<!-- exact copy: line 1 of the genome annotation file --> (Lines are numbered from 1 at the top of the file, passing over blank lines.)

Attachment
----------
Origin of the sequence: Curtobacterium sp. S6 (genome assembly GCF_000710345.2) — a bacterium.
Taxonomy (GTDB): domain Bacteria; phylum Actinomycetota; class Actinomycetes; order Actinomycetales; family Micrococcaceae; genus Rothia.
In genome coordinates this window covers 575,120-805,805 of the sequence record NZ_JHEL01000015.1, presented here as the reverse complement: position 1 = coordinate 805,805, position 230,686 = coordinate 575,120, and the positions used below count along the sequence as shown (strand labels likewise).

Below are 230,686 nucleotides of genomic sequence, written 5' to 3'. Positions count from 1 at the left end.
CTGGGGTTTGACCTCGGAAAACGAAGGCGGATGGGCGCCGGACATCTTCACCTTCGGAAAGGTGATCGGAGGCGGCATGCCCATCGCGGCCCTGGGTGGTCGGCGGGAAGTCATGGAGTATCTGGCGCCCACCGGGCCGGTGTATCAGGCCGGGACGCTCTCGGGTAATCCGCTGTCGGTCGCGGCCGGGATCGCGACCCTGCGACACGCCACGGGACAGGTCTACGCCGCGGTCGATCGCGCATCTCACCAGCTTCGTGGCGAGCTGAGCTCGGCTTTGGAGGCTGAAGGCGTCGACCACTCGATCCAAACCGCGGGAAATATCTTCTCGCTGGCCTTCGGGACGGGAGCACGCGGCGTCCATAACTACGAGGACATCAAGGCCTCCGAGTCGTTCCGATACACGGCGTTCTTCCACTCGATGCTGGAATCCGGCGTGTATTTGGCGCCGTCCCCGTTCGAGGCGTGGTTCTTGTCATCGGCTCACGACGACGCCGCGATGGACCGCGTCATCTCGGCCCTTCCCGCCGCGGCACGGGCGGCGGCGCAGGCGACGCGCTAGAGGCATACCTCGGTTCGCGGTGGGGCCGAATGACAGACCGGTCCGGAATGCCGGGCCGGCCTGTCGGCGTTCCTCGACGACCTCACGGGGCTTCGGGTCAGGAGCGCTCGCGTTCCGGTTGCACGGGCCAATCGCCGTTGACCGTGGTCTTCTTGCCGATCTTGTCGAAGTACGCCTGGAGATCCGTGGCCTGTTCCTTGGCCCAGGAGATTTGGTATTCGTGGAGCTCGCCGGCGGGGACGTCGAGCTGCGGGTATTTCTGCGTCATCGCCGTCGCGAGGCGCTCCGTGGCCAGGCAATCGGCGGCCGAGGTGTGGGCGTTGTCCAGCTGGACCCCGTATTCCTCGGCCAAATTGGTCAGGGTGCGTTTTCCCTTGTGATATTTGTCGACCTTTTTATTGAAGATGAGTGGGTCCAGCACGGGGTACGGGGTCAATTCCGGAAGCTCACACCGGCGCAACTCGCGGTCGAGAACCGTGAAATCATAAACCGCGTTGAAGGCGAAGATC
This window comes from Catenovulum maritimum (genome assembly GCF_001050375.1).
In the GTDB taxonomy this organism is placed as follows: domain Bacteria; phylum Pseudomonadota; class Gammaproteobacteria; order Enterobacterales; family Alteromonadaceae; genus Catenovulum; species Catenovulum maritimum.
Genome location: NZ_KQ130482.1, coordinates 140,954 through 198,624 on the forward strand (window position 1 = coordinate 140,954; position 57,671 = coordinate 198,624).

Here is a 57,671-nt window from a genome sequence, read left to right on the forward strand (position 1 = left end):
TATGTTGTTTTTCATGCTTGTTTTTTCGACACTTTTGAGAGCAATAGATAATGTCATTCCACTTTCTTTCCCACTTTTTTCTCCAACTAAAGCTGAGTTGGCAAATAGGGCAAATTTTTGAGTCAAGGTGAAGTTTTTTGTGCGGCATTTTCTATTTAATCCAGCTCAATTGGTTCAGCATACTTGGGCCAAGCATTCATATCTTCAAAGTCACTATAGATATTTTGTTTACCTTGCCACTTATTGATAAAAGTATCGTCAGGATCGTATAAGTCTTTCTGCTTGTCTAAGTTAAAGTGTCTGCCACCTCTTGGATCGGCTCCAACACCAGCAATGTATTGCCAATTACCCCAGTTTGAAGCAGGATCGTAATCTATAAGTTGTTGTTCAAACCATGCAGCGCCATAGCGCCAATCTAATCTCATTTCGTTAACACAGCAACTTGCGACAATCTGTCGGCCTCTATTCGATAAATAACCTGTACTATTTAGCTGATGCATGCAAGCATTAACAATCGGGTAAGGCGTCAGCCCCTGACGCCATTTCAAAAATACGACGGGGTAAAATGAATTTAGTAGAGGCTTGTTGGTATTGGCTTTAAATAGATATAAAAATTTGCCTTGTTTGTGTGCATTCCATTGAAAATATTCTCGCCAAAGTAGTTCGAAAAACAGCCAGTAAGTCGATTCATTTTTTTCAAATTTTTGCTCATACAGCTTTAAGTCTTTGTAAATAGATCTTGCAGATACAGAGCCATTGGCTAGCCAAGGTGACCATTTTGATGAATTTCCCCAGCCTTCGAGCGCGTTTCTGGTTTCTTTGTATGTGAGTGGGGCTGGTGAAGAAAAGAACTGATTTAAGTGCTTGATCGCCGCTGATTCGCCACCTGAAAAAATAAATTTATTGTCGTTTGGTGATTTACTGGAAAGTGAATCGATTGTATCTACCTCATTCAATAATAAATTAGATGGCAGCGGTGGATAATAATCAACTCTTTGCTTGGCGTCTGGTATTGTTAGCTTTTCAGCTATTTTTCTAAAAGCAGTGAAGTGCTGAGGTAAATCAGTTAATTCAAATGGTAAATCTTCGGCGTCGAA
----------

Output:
Origin of the sequence: Curtobacterium sp. S6 (genome assembly GCF_000710345.2) — a bacterium.